13. #13
    Join Date
    Jun. 12, 2007
    Location
    Westchester County, NY
    Posts
    5,825

    Default

    I ride with a 120 at home. I prefer the Superflex Fleck. However, I use a 110 in the ring, just because I don't want it to be measured over.



  14. #14
    Join Date
    Oct. 18, 2007
    Posts
    46

    Default

    I have a Morgan who is not so big, and the shorter whip is just fine for its primary use, which is flicking flies off him . It is also fine for tapping behind my leg when he decides to blow off the leg aid.

    When I ride larger horses (17 handers) I do like a longer stick.



  15. #15
    Join Date
    Jan. 31, 2003
    Posts
    18,472

    Default

    Quote Originally Posted by slc2 View Post
    that works out lovely when you train your own horse from cradle to grave. when someone else teaches the horse to be scared to death of the whip, it works out a little better to use a short whip sometimes. Too, if the horse is a big mover with a lot of engine, the rider might not have the steadiest hands, a shorter whip is easier to control.
    Ah yes, this reminds me of selling horses..

    me screaming "DROP THE WHIP! DROP IT ! DROP IT!!!!"

    as they whack my horse unintentionally..

    Just remembering those things makes me need a cocktail!
    "Kindness is free" ~ Eurofoal
    ---
    The CoTH CYA - please consult w/your veterinarian under any and all circumstances.



  16. #16
    Join Date
    Nov. 14, 2002
    Location
    Sorta near the Devon Horse Show grounds...
    Posts
    4,072

    Default

    Is there a reason to need a cocktail? I mean, really.

    Seriously, I was once told, by someone who I consider to be a pompous ass, that carrying a whip is like carrying your sabre into battle; it is just DONE! I have several lengths of whips in the barn, but generally, I carry something longer, and with better "feel". If I need to whack 'em, I don't want to touch their mouth, and I want to get the appropriate area in gear...
    When someone shows you who they are, BELIEVE them- Maya Angelou
    www.americansaddlebredsporthorse.net
    http://www.asbsporthorse.blogspot.com/



  17. #17
    Join Date
    Apr. 29, 2008
    Location
    Houston, TX
    Posts
    1,601

    Default

    I like to get inexpensive whips in multiple lengths = ) I honestly feel that even a 42" whip is too long on my appy, but he's a short backed horse and very forward anyway. I like a 39" on him. However, on bigger horses, a 42" or perhaps even a 47" feels best. It totally depends on the horse.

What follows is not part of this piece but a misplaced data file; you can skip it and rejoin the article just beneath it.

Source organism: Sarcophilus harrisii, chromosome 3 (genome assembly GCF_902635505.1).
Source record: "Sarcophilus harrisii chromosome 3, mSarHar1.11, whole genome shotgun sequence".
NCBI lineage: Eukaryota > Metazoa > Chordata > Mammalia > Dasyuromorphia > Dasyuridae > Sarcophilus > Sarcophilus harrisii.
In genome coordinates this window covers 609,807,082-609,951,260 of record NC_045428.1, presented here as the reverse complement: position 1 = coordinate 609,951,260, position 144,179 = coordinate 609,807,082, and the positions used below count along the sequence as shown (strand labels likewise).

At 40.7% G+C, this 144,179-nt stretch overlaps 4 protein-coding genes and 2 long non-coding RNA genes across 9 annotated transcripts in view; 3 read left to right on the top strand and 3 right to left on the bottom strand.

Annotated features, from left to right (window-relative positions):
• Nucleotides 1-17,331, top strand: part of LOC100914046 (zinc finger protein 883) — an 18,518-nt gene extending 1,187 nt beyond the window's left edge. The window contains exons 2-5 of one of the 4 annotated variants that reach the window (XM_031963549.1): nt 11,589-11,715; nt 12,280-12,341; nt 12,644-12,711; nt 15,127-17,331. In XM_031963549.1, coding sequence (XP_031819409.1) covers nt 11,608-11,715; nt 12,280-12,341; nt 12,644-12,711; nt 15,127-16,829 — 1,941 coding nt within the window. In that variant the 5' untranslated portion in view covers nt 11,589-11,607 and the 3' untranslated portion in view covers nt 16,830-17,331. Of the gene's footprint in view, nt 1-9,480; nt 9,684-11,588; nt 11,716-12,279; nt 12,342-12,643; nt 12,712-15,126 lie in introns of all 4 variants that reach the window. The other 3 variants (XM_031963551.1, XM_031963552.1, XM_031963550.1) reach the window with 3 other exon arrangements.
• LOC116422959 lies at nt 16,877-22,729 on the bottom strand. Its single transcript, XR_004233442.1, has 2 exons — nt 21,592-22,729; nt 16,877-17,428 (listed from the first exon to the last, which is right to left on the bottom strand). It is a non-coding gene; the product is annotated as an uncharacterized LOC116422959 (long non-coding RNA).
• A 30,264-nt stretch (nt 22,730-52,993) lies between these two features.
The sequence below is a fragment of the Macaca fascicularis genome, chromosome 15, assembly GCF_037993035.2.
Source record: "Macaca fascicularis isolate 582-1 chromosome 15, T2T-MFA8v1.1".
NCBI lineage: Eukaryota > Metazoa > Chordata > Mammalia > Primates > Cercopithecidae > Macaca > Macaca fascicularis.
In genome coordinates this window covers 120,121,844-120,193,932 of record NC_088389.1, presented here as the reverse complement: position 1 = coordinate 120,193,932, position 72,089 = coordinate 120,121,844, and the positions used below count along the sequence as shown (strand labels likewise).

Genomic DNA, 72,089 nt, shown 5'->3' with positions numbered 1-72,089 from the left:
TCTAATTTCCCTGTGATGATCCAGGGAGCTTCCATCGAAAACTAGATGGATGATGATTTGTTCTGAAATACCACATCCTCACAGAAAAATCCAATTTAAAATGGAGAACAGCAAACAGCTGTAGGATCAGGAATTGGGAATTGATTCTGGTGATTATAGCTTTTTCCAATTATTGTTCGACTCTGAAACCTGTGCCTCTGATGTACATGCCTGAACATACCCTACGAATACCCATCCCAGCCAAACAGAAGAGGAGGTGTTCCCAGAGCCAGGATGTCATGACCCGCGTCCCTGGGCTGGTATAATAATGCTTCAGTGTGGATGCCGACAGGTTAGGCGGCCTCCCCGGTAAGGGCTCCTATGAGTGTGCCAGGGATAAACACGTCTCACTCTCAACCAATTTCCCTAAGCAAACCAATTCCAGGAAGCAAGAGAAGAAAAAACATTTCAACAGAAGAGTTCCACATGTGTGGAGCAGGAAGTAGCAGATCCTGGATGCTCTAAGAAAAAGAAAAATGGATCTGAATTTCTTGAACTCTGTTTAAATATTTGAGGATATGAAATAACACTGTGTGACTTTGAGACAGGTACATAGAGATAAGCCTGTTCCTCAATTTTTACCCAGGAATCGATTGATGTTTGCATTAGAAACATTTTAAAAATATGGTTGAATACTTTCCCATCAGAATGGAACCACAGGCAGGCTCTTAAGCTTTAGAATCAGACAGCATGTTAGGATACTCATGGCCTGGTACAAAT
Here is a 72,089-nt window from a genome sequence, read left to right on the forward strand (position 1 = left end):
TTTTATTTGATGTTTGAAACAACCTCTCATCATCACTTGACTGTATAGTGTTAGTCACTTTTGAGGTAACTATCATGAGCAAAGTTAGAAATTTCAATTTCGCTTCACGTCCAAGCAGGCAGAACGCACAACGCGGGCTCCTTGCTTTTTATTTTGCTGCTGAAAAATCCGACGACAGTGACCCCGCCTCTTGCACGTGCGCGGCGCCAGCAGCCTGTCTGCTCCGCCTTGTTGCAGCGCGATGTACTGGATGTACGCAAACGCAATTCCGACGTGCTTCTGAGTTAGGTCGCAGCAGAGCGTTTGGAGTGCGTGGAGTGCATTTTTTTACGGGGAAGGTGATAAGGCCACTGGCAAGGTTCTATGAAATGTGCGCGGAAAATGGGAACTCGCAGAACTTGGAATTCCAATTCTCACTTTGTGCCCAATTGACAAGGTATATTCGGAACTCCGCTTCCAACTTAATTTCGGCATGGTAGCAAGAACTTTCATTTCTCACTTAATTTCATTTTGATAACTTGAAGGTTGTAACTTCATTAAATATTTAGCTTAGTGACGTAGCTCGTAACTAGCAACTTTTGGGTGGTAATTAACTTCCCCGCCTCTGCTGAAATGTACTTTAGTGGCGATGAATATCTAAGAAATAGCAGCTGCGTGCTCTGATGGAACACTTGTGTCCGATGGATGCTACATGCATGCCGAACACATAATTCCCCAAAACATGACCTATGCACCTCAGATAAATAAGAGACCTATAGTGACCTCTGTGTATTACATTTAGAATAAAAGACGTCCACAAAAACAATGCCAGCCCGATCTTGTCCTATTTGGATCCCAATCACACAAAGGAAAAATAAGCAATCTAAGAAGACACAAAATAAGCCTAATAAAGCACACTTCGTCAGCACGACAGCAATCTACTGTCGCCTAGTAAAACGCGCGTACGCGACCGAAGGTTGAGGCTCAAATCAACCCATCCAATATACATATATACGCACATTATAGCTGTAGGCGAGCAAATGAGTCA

And there is DEFINITELY a reason to need a cocktail with some of the riders that come in to ride sale horses... YIKES! They want a big moving warmblood, and they swear they ride at FEI. Then Mr. Big WB starts trotting, and a look of sheer terror spreads across FEI Ammy's face. Hands and butt start bouncing in unison and then the crop and spurs get in on the action too, haha. Poor Mr. Big WB can't understand what the heck is going on up there and may produce a buck before you can get FEI Ammy to drop her crop, take off her spurs, stick to the posting trot or maybe just the walk... Then FEI Ammy may proceed to tell you that this horse clearly does not have the talent for FEI because his trot just is NOT big enough and that you've wasted her time and should reimburse her for her flight, hahahaa.

    Selling horses often requires MULTIPLE cocktails, haha.



  18. #18
    Join Date
    Apr. 30, 2002
    Location
    Looking up
    Posts
    6,195

    Default

    ROFL... Love the word picture....
    I prefer the balance of the whip over the length as a determining factor but honestly I do not know the brands of the whips I have now...I buy all at Dressage at Devon usually from the vendors there each year. Gloves, whips, stuff like that.
    "Passion, though a bad regulator, is a powerful spring." -- Emerson
    www.eventhorse.wordpress.com



  19. #19
    Join Date
    Sep. 21, 2007
    Location
    SF Bay Area
    Posts
    1,089

    Default

    The shorter, mainly because I still haven't figured out how to carry it properly and not inadvertently tap my horse on occasion.
    "Reite dein Pferd vorwärts und richte es gerade.” Gustav Steinbrecht



  20. #20
    Join Date
    Aug. 7, 2005
    Location
    Southern California/Muenchen
    Posts
    2,987

    Wink

    I try to ride without a whip and do so increasingly- as I really believe in Carl Hester's philsophy of truly forward/in front of the leg horses- that never lag and never are allowed to lag- thus reserving the whip for special work- like some Pi/Pa and corrections...

    so in essence the whip length doesn't really matter...!~
    "the man mite be the head but the woman is the neck and the neck can turn the head any way she wants..." -smart greek woman



Similar Threads

  1. no respect for whip
    By springer in forum Dressage
    Replies: 101
    Last Post: Jan. 12, 2009, 08:06 PM
  2. Anyone ride and carry a firearm??
    By CanterQueen in forum Endurance and Trail Riding
    Replies: 13
    Last Post: Jul. 18, 2008, 09:24 AM
  3. Use of whip/voice during dressage test?
    By Watermark Farm in forum Dressage
    Replies: 13
    Last Post: Jun. 11, 2008, 08:49 PM
  4. How long did your mare with placentitis carry?
    By Cindy's Warmbloods in forum Sport Horse Breeding
    Replies: 17
    Last Post: Apr. 17, 2008, 06:30 PM

Posting Permissions

  • You may not post new threads
  • You may not post replies
  • You may not post attachments
  • You may not edit your posts
  •